Ariana Grande Returns To The Stage For Charlottesville Unity Concert

In front of a crowd of students, she praised the "generation that refuses to be silent."

Three days after Ariana Grande wrapped up her Dangerous Woman world tour, the pop star made a pit stop in Charlottesville, Virginia, for a unity concert in the wake of the race-related violence that engulfed the city earlier this summer. 

Grande was one of a handful of artists who performed at A Concert for Charlottesville on Sunday night, including Justin Timberlake, Pharrell and Chris Martin.

The 24-year-old brought out the hits, delighting the crowd with performances of “Side to Side,” “Be Alright,” “One Last Time” and “Dangerous Woman,” but it was her message to her contemporaries in the audience that made the most impact. 

“I just wanted to say really quickly how proud I am to be part of a generation that is so passionate about creating a change and making things better,“ Grande told the crowd made up of members of the University of Virginia and Charlottesville communities. “To be part of a generation that refuses to be silent, I’m so proud. Keep using your voices and making this a safer place for each other. I love you. Celebrate each other and our differences.”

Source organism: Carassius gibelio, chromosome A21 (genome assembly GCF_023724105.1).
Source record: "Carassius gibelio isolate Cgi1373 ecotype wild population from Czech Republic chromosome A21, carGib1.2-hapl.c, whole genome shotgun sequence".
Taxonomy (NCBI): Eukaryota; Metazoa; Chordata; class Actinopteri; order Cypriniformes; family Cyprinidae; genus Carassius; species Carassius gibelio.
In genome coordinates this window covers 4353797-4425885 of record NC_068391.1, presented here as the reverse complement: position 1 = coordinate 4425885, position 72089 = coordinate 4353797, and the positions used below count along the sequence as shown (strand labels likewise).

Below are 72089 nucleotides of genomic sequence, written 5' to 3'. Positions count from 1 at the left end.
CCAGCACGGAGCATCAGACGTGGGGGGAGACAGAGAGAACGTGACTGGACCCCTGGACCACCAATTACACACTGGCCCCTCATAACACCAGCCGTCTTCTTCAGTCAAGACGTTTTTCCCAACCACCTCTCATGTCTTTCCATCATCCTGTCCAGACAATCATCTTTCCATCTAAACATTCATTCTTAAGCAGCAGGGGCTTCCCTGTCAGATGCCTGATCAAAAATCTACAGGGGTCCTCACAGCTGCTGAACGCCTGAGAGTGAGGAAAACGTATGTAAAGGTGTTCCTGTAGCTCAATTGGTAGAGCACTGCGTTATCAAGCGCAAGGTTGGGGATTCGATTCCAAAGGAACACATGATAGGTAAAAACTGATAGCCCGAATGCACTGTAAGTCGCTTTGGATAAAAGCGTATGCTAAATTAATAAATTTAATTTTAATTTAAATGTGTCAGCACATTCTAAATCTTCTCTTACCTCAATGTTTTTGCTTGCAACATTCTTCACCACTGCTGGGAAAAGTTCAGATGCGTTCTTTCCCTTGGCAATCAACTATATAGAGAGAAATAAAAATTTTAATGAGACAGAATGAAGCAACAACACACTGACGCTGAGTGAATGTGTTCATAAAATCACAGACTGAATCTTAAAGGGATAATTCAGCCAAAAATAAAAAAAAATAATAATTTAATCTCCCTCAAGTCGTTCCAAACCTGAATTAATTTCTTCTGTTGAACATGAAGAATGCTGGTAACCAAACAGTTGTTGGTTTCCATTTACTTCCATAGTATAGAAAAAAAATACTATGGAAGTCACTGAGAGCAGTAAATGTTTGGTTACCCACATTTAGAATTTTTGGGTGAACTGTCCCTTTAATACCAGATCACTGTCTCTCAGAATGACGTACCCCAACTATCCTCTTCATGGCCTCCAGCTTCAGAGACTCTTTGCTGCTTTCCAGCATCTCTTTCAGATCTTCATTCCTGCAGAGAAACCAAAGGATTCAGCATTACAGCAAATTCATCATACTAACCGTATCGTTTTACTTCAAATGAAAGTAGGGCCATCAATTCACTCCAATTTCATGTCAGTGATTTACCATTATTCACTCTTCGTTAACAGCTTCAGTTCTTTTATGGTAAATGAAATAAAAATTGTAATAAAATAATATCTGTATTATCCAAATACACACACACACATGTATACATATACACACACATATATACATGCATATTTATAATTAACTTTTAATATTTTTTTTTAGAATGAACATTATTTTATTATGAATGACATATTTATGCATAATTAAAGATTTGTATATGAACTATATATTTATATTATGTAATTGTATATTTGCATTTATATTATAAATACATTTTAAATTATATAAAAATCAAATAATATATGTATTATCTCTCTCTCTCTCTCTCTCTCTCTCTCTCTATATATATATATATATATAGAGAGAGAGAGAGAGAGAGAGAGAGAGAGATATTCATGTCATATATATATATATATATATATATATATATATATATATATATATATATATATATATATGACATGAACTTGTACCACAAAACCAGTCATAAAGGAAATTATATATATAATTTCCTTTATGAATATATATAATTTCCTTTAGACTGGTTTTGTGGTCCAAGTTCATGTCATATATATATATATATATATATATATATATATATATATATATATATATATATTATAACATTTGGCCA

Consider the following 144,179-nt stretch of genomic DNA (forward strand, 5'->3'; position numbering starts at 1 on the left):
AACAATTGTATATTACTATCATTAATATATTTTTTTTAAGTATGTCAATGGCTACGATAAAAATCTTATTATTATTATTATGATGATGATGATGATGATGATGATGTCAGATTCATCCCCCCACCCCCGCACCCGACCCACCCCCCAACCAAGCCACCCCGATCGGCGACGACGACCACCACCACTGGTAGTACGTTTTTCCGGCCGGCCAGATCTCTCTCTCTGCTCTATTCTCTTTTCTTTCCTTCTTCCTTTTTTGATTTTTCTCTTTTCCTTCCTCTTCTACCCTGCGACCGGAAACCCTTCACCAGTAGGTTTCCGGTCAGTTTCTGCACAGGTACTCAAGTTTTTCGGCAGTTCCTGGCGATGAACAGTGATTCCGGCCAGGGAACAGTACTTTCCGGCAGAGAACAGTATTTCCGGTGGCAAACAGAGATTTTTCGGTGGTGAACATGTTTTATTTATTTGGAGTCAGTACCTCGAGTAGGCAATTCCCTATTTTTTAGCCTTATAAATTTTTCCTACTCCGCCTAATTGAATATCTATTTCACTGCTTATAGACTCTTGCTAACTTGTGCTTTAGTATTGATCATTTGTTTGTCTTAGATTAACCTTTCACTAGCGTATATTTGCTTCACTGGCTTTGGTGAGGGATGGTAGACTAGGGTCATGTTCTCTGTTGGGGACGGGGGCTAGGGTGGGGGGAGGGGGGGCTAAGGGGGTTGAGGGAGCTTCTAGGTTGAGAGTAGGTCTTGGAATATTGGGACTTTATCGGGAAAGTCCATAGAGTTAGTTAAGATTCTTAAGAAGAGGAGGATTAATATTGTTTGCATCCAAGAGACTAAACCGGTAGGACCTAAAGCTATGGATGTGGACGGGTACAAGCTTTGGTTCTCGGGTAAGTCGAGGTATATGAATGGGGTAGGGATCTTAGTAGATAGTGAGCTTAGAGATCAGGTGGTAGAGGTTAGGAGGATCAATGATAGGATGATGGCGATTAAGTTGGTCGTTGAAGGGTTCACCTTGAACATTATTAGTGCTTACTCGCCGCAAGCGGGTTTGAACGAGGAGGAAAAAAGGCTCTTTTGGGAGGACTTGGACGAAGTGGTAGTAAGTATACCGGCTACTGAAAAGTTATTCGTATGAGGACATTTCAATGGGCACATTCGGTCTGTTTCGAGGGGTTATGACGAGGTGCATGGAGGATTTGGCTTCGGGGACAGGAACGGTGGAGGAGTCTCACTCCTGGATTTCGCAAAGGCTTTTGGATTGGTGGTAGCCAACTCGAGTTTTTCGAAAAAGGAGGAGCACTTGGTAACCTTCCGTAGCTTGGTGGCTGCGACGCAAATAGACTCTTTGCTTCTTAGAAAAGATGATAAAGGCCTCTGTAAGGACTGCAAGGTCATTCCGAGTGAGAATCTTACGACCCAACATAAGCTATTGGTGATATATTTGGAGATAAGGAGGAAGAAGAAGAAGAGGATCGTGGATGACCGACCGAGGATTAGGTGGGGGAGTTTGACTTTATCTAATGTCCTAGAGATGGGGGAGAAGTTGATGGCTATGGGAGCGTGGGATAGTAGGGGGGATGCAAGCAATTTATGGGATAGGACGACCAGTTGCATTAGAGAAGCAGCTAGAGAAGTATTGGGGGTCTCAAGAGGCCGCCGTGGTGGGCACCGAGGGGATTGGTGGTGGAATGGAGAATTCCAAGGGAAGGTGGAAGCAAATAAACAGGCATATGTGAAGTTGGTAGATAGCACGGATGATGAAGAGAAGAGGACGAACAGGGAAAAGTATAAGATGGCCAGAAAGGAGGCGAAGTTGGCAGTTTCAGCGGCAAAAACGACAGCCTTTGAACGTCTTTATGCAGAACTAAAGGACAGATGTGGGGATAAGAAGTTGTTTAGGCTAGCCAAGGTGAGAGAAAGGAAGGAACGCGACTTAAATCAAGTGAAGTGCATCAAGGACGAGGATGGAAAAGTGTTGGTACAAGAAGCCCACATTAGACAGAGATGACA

Ariana Grande performs at A Concert for Charlottesville.
Ariana Grande performs at A Concert for Charlottesville.
Ariana Grande performs at A Concert for Charlottesville.
Ariana Grande performs at A Concert for Charlottesville.

Grande has become a beacon of hope for many after a deadly terror attack in the U.K. claimed the lives of at least 22 people and injured scores of others at the Manchester stop of her tour in May. Weeks later, she returned to the city to host a benefit concert, alongside artists like Katy Perry and Miley Cyrus. 

During a discussion with photographer Danny Clinch before the Charlottesville concert, fellow performer and host Dave Matthews spoke to Grande’s resilience in the face of extreme violence.

“What Ariana’s been through ... This kind of unfocused, insane hatred ― this fearful hatred.” he said. “I don’t care if you’re a white supremacist or if you’re some radical, religious nut job. It’s the same thing. It’s fear and hatred and it’s primitive and it’s garbage. It’s not right and it’s not what the future should be. We should be learning from our history, not repeating ourselves.”

Grande hasn’t specified her desires for life post-world tour, but after everything she’s been through, we know she’s going to be alright. 

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